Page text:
He lay there a long second, the edge of the plastic hovering blurry and menacing in his vision, then he pulled away carefully. There was a noise above him and he looked up. Passengers dangled there like sides of beef in a slaughterhouse. Death literally hung over him.
But directly above, a man hung from his seatbelt, groaning.
"Hey, it's okay," he called out. "I'll get you down."
He stood on the compartment and reached overhead as high as he could, his fingers barely reaching the man's buckle. Then with a snap it came free and he did his best to catch the guy as he plummeted.
Somehow, the man managed to land almost gently on top of him, the fall cushioned by a pile of luggage that had also tumbled free of the overhead storage.
"You okay there, fella?" he asked as he tried to check the man over for injuries. He passed his fingers across the man's chest and felt a hard metal object protruding from him.
"This ain't good," he sighed.
Outside, the whine from the engines grew louder and he looked around anxiously. They had to get out. As carefully as he could, he began to pull the man free of the wreckage. They got maybe fifteen feet when suddenly the guy started to cry out in pain.
"Oh, my God," the guy moaned. "Stop! Stop! Put me down!"
He eased the man down onto the sand. "We're still too close to the engines," he tried to explain. "We gotta get you farther away."
But the man slapped at him, "Just leave me alone, you bastard!"
He knew the guy was hurting and out of his mind and moved to unbutton the man's jacket to see just how bad the wound was. When he did, a law enforcement badge came free off the man's belt into his hand. Absently he stuck it into his hip pocket. "I'm just going to take a look and see how bad it is," he tried to explain.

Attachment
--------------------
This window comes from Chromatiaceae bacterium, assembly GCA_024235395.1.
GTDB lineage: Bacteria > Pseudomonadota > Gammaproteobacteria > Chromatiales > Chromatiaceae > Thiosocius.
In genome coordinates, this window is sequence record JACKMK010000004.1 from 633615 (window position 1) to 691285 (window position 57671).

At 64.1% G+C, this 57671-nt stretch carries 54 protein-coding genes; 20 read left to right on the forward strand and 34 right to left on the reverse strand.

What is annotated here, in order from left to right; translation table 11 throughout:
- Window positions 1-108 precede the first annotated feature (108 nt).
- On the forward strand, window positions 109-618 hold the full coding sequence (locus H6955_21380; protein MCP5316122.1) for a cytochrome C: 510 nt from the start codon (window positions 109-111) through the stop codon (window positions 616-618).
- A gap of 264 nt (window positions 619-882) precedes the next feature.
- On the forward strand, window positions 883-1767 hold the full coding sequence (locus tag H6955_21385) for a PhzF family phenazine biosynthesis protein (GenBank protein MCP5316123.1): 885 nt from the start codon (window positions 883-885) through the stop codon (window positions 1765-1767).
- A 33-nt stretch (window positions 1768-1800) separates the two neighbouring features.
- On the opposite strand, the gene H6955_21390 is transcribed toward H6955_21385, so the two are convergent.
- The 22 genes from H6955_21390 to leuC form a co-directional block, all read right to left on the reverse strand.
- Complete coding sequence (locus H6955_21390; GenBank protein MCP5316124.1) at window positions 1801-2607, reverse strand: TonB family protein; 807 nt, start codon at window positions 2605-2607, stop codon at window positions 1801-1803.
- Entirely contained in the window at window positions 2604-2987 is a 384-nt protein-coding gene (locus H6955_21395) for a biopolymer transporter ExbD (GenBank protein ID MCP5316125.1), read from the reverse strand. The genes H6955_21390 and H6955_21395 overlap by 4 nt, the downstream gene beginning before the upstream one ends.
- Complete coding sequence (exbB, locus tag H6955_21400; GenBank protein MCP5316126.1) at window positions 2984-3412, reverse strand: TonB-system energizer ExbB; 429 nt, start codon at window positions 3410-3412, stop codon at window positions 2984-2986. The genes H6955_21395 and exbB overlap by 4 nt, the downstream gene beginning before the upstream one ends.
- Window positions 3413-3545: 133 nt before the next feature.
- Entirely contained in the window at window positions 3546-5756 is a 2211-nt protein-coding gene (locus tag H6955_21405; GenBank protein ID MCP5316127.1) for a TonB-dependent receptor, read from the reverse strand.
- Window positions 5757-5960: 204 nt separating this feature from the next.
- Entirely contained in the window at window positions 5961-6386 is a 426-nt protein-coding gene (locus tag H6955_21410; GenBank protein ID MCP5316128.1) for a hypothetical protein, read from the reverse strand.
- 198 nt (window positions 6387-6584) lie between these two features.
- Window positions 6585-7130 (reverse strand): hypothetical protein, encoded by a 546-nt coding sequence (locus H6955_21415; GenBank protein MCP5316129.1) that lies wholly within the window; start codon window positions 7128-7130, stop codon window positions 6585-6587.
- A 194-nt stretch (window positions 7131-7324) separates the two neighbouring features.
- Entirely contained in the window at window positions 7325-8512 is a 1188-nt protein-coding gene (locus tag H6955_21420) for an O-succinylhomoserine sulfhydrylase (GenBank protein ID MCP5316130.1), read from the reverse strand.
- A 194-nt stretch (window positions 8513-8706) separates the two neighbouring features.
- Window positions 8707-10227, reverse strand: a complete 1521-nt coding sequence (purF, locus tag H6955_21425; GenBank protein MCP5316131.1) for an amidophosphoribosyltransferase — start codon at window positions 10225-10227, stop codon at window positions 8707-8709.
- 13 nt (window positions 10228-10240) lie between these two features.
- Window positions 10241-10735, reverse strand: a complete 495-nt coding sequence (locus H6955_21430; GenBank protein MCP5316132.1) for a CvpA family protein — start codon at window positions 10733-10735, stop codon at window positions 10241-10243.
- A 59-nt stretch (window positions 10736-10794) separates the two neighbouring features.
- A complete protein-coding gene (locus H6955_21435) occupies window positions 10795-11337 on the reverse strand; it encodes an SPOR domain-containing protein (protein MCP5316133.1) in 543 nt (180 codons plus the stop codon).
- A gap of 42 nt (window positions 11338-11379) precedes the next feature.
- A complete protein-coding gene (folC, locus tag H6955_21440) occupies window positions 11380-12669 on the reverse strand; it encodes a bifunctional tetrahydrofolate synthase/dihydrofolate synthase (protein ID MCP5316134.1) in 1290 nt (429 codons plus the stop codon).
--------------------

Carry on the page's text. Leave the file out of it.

"No! Don't touch me! I'll kill you, you bastard, if you touch me again," the man swore, his eyes wide with fear and anger. His face was white with pain and shock. "I swear to God I'll kill anybody who touches me!" The man tried to sit up, his hand reaching. Then he sank back onto the sand, groaning pitifully.
He checked to see what the man was reaching for and found the holster he was wearing.
"Son of a bitch," he swore absently beneath his breath. Then he took the badge out of his pocket and read it. U. S. Marshal. "Damn." He stuck it back into his jeans and pulled the pistol free as well, sticking into his waistband for safe keeping.
The man continued to groan on the sand. He had to get help. Maybe two people could carry him without hurting him any worse than he already was.
Behind him, other sounds began to coalesce. He could hear a woman screaming and people calling out names, looking for their loved ones. A wheelchair lay on its side not too far away from him.
He scanned the area, looking for someone to help him, when he spotted a young blonde woman bent double near the water. She cried out in pain, but just as he rose to go help her, a dark haired man in a suit reached her side. He looked around again and spotted another guy standing at the edge of the trees. He'd do.
As he ran that way, a sudden explosion rocked the ground, throwing him down hard enough to knock the wind out of him. When he looked up, smoke filled the air and the guy at the treeline was gone.
He searched again for somebody, spotting a young man wandering aimlessly through the wreckage past the blonde chick that was still screaming her fool head off.
Across the beach the dark haired guy in the suit handed the blonde girl, who was pregnant he realized, off to a big dude with a scary mop of curly hair. Maybe that guy can help, he thought to himself.
But the dark haired guy had already run to help another guy on the beach who was doing CPR on a woman in a pink shirt.